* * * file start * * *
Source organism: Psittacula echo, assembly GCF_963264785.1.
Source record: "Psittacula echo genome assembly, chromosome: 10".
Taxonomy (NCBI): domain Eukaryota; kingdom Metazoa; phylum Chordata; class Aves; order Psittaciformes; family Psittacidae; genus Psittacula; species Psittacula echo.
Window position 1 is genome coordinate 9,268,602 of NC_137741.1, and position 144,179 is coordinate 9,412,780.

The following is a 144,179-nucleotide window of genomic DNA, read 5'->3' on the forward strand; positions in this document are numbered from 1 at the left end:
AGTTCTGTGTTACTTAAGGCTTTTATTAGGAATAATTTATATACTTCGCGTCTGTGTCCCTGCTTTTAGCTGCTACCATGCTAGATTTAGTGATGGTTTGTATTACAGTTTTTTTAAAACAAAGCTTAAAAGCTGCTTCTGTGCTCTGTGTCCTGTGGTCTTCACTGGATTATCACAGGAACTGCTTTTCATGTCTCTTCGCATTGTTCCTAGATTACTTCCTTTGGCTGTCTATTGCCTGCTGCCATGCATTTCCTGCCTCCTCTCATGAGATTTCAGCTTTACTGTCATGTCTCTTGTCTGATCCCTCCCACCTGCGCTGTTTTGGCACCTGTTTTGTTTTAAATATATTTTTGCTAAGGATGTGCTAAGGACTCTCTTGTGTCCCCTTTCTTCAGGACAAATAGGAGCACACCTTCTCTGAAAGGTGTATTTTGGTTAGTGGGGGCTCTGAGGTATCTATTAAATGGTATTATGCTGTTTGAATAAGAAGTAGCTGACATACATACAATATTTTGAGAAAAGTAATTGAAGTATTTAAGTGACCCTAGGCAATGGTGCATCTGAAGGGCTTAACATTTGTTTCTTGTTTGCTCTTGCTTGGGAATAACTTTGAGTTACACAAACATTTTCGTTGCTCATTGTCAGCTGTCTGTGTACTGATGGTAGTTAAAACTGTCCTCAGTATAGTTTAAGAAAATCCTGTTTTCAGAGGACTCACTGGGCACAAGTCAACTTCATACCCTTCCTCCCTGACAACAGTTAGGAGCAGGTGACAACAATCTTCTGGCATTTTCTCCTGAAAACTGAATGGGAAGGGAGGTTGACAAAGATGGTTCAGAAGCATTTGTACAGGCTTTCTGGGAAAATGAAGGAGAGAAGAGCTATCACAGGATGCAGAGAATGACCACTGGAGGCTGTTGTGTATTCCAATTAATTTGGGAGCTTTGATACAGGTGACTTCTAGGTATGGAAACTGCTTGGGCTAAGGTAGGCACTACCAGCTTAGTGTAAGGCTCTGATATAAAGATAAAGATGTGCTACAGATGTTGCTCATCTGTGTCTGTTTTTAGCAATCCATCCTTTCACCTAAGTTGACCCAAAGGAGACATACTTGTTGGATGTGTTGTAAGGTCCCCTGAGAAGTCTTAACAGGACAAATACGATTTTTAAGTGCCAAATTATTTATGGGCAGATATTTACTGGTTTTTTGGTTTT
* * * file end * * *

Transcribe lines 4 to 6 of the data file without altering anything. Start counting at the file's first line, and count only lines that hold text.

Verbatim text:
Window position 1 is genome coordinate 9,268,602 of NC_137741.1, and position 144,179 is coordinate 9,412,780.

The following is a 144,179-nucleotide window of genomic DNA, read 5'->3' on the forward strand; positions in this document are numbered from 1 at the left end:
AGTTCTGTGTTACTTAAGGCTTTTATTAGGAATAATTTATATACTTCGCGTCTGTGTCCCTGCTTTTAGCTGCTACCATGCTAGATTTAGTGATGGTTTGTATTACAGTTTTTTTAAAACAAAGCTTAAAAGCTGCTTCTGTGCTCTGTGTCCTGTGGTCTTCACTGGATTATCACAGGAACTGCTTTTCATGTCTCTTCGCATTGTTCCTAGATTACTTCCTTTGGCTGTCTATTGCCTGCTGCCATGCATTTCCTGCCTCCTCTCATGAGATTTCAGCTTTACTGTCATGTCTCTTGTCTGATCCCTCCCACCTGCGCTGTTTTGGCACCTGTTTTGTTTTAAATATATTTTTGCTAAGGATGTGCTAAGGACTCTCTTGTGTCCCCTTTCTTCAGGACAAATAGGAGCACACCTTCTCTGAAAGGTGTATTTTGGTTAGTGGGGGCTCTGAGGTATCTATTAAATGGTATTATGCTGTTTGAATAAGAAGTAGCTGACATACATACAATATTTTGAGAAAAGTAATTGAAGTATTTAAGTGACCCTAGGCAATGGTGCATCTGAAGGGCTTAACATTTGTTTCTTGTTTGCTCTTGCTTGGGAATAACTTTGAGTTACACAAACATTTTCGTTGCTCATTGTCAGCTGTCTGTGTACTGATGGTAGTTAAAACTGTCCTCAGTATAGTTTAAGAAAATCCTGTTTTCAGAGGACTCACTGGGCACAAGTCAACTTCATACCCTTCCTCCCTGACAACAGTTAGGAGCAGGTGACAACAATCTTCTGGCATTTTCTCCTGAAAACTGAATGGGAAGGGAGGTTGACAAAGATGGTTCAGAAGCATTTGTACAGGCTTTCTGGGAAAATGAAGGAGAGAAGAGCTATCACAGGATGCAGAGAATGACCACTGGAGGCTGTTGTGTATTCCAATTAATTTGGGAGCTTTGATACAGGTGACTTCTAGGTATGGAAACTGCTTGGGCTAAGGTAGGCACTACCAGCTTAGTGTAAGGCTCTGATATAAAGATAAAGATGTGCTACAGATGTTGCTCATCTGTGTCTGTTTTTAGCAATCCATCCTTTCACCTAAGTTGACCCAAAGGAGACATACTTGTTGGATGTGTTGTAAGGTCCCCTGAGAAGTCTTAACAGGACAAATACGATTTTTAAGTGCCAAATTATTTATGGGCAGATATTTACTGGTTTTTTGGTTTT